Island Lake trustees object to politically connected towing firm getting exclusive contract
Island Lake Police Chief Anthony Sciarrone wants a company whose owner donated money to his 2013 political campaign to be the exclusive tow-truck operator for the department -- but some trustees are standing in his way.
Since November 2017, Mike's Towing has been the only firm police officers call when they need a car towed after a crash or for other reasons.
Mike's Towing, which is headquartered in Wauconda but also has a facility in Island Lake, previously had been one of three companies that rotated handling tows for Island Lake police. The other two were Patriot Towing & Recovery of Fox Lake and Whitey's Towing of Crystal Lake.
But Sciarrone tossed that arrangement and named Mike's Towing the village's exclusive tow company, with Mayor Charles Amrich's blessing, according to village documents obtained by the Daily Herald.
The village board never voted on the change. Trustee Sandy Doehler said she and other board members weren't aware of it until earlier this year.
"These actions totally undermine the government transparency and fairness platform that (I) ran on back in 2015," she said.
Doehler and trustees Mark Beeson, John Burke and Charles Cermak have requested Sciarrone arrange a rotation that includes at least two towing companies.
"I won't approve a contract unless it's a rotation," Burke said.
Mike's Towing is owned by Island Lake resident Mike Johnson, who financially supported Sciarrone's and Amrich's successful runs for village office in 2013.
Johnson gave $500 to Amrich's For the People slate that February, Illinois State Board of Elections records show. Sciarrone, then a McHenry County court security officer, was among the slate's trustee candidates, as were Beeson and Keith Johns. All won election in a landslide.
Mike's Towing was named the police department's preferred vendor for tows within weeks of Amrich and his allies taking office, and that arrangement lasted until the three-way rotation formed last year, officials said.
Sciarrone resigned as trustee and was appointed police chief in 2015 after Don Bero's departure.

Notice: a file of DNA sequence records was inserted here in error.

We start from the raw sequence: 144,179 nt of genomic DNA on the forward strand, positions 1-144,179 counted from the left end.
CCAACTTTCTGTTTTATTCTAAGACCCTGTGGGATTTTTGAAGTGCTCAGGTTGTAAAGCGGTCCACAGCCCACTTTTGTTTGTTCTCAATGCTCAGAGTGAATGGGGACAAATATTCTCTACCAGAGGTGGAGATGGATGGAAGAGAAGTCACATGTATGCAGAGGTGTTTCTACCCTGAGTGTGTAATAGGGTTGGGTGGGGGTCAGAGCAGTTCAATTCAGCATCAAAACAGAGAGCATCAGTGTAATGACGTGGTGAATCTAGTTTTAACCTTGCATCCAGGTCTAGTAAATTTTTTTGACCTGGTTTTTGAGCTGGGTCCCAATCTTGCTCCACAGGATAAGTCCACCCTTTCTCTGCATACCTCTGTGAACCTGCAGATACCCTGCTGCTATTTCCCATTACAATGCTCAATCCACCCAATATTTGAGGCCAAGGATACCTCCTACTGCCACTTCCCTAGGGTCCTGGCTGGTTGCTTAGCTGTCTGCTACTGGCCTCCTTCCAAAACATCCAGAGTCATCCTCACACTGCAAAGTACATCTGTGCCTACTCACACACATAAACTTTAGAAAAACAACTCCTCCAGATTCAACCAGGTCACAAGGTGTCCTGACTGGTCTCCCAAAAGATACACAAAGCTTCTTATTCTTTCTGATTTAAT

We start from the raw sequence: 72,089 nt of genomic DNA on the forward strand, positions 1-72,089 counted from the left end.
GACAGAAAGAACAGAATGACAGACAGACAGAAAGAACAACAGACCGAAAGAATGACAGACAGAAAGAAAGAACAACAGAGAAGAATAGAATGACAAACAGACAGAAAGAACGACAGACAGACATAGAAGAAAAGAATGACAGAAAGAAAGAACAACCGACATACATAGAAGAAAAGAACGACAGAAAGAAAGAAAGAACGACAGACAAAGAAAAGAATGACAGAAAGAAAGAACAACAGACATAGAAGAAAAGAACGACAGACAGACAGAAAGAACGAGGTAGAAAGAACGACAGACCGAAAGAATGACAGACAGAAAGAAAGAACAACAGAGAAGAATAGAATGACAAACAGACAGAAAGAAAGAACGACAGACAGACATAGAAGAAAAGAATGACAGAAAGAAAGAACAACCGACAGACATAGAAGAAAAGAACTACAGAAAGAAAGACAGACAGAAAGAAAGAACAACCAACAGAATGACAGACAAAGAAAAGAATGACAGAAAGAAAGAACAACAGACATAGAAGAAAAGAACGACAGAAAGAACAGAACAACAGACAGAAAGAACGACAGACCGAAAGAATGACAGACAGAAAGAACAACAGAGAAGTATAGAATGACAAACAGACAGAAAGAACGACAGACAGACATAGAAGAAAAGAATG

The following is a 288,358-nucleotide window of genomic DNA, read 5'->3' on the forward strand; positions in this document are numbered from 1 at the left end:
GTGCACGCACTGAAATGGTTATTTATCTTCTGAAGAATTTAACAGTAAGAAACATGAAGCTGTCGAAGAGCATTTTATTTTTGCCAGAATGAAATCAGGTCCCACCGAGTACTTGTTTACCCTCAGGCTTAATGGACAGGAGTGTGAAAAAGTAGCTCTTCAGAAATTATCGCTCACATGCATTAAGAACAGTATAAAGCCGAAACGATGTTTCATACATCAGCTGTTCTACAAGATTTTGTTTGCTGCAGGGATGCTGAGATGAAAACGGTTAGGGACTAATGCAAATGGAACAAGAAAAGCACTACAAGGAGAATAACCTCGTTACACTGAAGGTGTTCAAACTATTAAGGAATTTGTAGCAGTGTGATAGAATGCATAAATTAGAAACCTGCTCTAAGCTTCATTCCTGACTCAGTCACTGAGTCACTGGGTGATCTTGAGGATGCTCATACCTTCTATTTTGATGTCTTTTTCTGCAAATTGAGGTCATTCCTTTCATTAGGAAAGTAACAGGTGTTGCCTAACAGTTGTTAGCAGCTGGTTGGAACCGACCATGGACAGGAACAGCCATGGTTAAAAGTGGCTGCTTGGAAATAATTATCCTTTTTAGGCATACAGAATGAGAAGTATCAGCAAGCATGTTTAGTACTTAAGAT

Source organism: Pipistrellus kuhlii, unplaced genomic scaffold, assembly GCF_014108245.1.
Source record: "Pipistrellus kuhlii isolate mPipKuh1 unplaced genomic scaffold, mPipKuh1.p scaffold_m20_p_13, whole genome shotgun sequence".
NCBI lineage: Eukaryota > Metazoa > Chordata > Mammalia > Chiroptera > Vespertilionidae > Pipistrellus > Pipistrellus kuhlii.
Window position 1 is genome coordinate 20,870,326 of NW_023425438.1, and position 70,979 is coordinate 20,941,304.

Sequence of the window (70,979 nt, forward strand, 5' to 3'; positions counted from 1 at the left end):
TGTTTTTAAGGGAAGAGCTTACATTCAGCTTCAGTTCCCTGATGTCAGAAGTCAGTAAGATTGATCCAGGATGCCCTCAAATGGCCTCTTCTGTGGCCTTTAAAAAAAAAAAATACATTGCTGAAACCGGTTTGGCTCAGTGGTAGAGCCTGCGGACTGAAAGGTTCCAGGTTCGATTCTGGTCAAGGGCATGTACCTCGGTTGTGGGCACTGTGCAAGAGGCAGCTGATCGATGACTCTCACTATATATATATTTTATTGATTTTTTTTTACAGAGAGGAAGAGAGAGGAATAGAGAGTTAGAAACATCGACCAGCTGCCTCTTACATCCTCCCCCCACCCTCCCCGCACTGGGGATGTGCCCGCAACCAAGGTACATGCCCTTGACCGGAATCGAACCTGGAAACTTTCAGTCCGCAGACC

When asked if he thinks the deal with Mike's Towing is an example of political patronage, Burke said, "it's not a pretty thing to look at."
Johnson said he made the political donation because he believes in supporting the town in which he lives and does business.
"We hardly feel like the modest amount of $500 constitutes 'pay for play,'" Johnson said. "We give time and money donations to many different local associations."
Doehler objects to Sciarrone having the ability to hire or fire a towing company without board approval.
"I don't see how a municipality can just say 'OK, chief, hire whoever you want with no contract or fee schedule,'" she said. "(The) last time I checked, a council or governing body makes contracts on behalf of a municipality."
Sciarrone has the legal power to name a preferred towing vendor, village attorney David McArdle has said. But any contract must be approved by the board and signed by the mayor, he said.
Sciarrone said he favors Mike's Towing because the company uses an auto storage facility in town, which is convenient for local residents needing to retrieve their cars. He also said Mike's has a lot of equipment that can handle various jobs.
Amrich said he supports Sciarrone's decision.
Mike's Towing is no stranger to controversy in Island Lake.
In early 2013, Johnson sued the village in federal court, claiming a different towing company's status as the police department's choice for auto removal was discriminatory and unconstitutional.
Johnson dropped the lawsuit after Amrich took office and his firm got the towing job in town.
Cermak said he fears a rival towing company could sue Island Lake if Mike's Towing gets an exclusive deal.
Doehler said it would be "extremely hypocritical" to award Johnson's company an exclusive contract considering he once sued the village over an exclusive contract with a different firm.